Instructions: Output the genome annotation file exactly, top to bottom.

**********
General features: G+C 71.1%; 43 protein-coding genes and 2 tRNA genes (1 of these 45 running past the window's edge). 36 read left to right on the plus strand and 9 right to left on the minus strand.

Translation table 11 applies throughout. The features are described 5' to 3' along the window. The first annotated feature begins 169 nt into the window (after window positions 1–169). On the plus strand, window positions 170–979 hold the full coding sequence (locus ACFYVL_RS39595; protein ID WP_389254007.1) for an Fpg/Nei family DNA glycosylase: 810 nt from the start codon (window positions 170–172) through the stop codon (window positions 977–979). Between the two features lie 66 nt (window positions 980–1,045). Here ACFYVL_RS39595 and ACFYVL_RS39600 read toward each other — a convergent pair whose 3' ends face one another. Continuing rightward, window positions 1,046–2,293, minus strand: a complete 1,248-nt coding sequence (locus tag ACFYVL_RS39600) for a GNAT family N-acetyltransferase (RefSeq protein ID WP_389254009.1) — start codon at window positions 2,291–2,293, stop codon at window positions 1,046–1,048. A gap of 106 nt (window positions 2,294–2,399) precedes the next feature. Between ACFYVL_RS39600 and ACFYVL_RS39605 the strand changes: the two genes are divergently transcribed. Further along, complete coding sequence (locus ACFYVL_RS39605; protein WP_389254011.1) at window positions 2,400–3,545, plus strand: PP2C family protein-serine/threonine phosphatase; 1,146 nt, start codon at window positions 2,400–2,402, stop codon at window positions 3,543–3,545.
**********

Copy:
General features: G+C 71.1%; 43 protein-coding genes and 2 tRNA genes (1 of these 45 running past the window's edge). 36 read left to right on the plus strand and 9 right to left on the minus strand.

Translation table 11 applies throughout. The features are described 5' to 3' along the window. The first annotated feature begins 169 nt into the window (after window positions 1–169). On the plus strand, window positions 170–979 hold the full coding sequence (locus ACFYVL_RS39595; protein ID WP_389254007.1) for an Fpg/Nei family DNA glycosylase: 810 nt from the start codon (window positions 170–172) through the stop codon (window positions 977–979). Between the two features lie 66 nt (window positions 980–1,045). Here ACFYVL_RS39595 and ACFYVL_RS39600 read toward each other — a convergent pair whose 3' ends face one another. Continuing rightward, window positions 1,046–2,293, minus strand: a complete 1,248-nt coding sequence (locus tag ACFYVL_RS39600) for a GNAT family N-acetyltransferase (RefSeq protein ID WP_389254009.1) — start codon at window positions 2,291–2,293, stop codon at window positions 1,046–1,048. A gap of 106 nt (window positions 2,294–2,399) precedes the next feature. Between ACFYVL_RS39600 and ACFYVL_RS39605 the strand changes: the two genes are divergently transcribed. Further along, complete coding sequence (locus ACFYVL_RS39605; protein WP_389254011.1) at window positions 2,400–3,545, plus strand: PP2C family protein-serine/threonine phosphatase; 1,146 nt, start codon at window positions 2,400–2,402, stop codon at window positions 3,543–3,545.